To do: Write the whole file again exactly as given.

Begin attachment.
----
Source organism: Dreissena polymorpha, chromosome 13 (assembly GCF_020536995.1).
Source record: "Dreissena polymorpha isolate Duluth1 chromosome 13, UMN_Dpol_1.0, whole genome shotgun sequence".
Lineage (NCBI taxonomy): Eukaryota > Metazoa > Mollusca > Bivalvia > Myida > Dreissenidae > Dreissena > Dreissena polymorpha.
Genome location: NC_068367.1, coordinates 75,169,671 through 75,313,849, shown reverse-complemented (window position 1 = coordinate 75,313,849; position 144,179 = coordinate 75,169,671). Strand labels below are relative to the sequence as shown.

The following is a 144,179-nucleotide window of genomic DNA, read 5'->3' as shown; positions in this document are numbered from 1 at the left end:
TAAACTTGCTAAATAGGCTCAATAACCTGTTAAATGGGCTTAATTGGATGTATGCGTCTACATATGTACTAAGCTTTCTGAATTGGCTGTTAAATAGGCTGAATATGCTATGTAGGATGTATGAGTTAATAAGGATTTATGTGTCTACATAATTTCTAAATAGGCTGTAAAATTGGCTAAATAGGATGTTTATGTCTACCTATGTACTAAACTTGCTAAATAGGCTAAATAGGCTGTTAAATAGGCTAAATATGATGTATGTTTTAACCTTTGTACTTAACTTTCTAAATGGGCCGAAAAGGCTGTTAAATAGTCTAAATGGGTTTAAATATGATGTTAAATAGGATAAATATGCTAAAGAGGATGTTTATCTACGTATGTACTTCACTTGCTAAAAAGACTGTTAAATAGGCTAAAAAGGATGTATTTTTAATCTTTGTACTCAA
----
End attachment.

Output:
Source organism: Dreissena polymorpha, chromosome 13 (assembly GCF_020536995.1).
Source record: "Dreissena polymorpha isolate Duluth1 chromosome 13, UMN_Dpol_1.0, whole genome shotgun sequence".
Lineage (NCBI taxonomy): Eukaryota > Metazoa > Mollusca > Bivalvia > Myida > Dreissenidae > Dreissena > Dreissena polymorpha.
Genome location: NC_068367.1, coordinates 75,169,671 through 75,313,849, shown reverse-complemented (window position 1 = coordinate 75,313,849; position 144,179 = coordinate 75,169,671). Strand labels below are relative to the sequence as shown.

The following is a 144,179-nucleotide window of genomic DNA, read 5'->3' as shown; positions in this document are numbered from 1 at the left end:
TAAACTTGCTAAATAGGCTCAATAACCTGTTAAATGGGCTTAATTGGATGTATGCGTCTACATATGTACTAAGCTTTCTGAATTGGCTGTTAAATAGGCTGAATATGCTATGTAGGATGTATGAGTTAATAAGGATTTATGTGTCTACATAATTTCTAAATAGGCTGTAAAATTGGCTAAATAGGATGTTTATGTCTACCTATGTACTAAACTTGCTAAATAGGCTAAATAGGCTGTTAAATAGGCTAAATATGATGTATGTTTTAACCTTTGTACTTAACTTTCTAAATGGGCCGAAAAGGCTGTTAAATAGTCTAAATGGGTTTAAATATGATGTTAAATAGGATAAATATGCTAAAGAGGATGTTTATCTACGTATGTACTTCACTTGCTAAAAAGACTGTTAAATAGGCTAAAAAGGATGTATTTTTAATCTTTGTACTCAA